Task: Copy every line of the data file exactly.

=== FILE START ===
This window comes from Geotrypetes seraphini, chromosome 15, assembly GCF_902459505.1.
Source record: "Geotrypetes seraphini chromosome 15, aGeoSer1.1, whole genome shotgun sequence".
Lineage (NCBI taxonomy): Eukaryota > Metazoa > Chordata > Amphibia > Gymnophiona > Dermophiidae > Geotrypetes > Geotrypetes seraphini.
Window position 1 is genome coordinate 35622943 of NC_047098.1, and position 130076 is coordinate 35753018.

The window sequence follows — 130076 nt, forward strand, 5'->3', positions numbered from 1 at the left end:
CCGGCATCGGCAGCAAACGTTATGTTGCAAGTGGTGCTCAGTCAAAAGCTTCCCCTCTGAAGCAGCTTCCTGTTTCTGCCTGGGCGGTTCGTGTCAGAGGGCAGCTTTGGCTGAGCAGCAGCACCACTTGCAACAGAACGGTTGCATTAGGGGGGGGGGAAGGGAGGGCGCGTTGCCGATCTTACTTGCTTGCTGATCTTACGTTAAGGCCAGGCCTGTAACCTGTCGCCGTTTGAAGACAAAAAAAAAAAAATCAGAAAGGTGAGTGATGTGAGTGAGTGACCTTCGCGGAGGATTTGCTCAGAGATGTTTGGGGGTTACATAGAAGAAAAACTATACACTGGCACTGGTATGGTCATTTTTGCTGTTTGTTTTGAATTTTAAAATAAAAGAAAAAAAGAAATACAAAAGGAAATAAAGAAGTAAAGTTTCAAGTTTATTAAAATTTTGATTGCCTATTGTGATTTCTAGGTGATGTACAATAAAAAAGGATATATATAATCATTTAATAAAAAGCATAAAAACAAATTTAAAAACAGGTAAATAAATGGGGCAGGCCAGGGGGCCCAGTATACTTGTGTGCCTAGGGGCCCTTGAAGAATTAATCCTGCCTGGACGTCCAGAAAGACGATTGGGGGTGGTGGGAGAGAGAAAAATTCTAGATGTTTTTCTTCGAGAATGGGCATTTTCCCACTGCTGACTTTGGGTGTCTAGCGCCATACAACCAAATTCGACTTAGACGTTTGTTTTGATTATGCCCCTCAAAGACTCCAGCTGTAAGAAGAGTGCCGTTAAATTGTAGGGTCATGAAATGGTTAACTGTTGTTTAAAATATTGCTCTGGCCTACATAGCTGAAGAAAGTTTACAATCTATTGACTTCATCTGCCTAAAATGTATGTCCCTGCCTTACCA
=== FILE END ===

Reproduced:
This window comes from Geotrypetes seraphini, chromosome 15, assembly GCF_902459505.1.
Source record: "Geotrypetes seraphini chromosome 15, aGeoSer1.1, whole genome shotgun sequence".
Lineage (NCBI taxonomy): Eukaryota > Metazoa > Chordata > Amphibia > Gymnophiona > Dermophiidae > Geotrypetes > Geotrypetes seraphini.
Window position 1 is genome coordinate 35622943 of NC_047098.1, and position 130076 is coordinate 35753018.

The window sequence follows — 130076 nt, forward strand, 5'->3', positions numbered from 1 at the left end:
CCGGCATCGGCAGCAAACGTTATGTTGCAAGTGGTGCTCAGTCAAAAGCTTCCCCTCTGAAGCAGCTTCCTGTTTCTGCCTGGGCGGTTCGTGTCAGAGGGCAGCTTTGGCTGAGCAGCAGCACCACTTGCAACAGAACGGTTGCATTAGGGGGGGGGGAAGGGAGGGCGCGTTGCCGATCTTACTTGCTTGCTGATCTTACGTTAAGGCCAGGCCTGTAACCTGTCGCCGTTTGAAGACAAAAAAAAAAAAATCAGAAAGGTGAGTGATGTGAGTGAGTGACCTTCGCGGAGGATTTGCTCAGAGATGTTTGGGGGTTACATAGAAGAAAAACTATACACTGGCACTGGTATGGTCATTTTTGCTGTTTGTTTTGAATTTTAAAATAAAAGAAAAAAAGAAATACAAAAGGAAATAAAGAAGTAAAGTTTCAAGTTTATTAAAATTTTGATTGCCTATTGTGATTTCTAGGTGATGTACAATAAAAAAGGATATATATAATCATTTAATAAAAAGCATAAAAACAAATTTAAAAACAGGTAAATAAATGGGGCAGGCCAGGGGGCCCAGTATACTTGTGTGCCTAGGGGCCCTTGAAGAATTAATCCTGCCTGGACGTCCAGAAAGACGATTGGGGGTGGTGGGAGAGAGAAAAATTCTAGATGTTTTTCTTCGAGAATGGGCATTTTCCCACTGCTGACTTTGGGTGTCTAGCGCCATACAACCAAATTCGACTTAGACGTTTGTTTTGATTATGCCCCTCAAAGACTCCAGCTGTAAGAAGAGTGCCGTTAAATTGTAGGGTCATGAAATGGTTAACTGTTGTTTAAAATATTGCTCTGGCCTACATAGCTGAAGAAAGTTTACAATCTATTGACTTCATCTGCCTAAAATGTATGTCCCTGCCTTACCA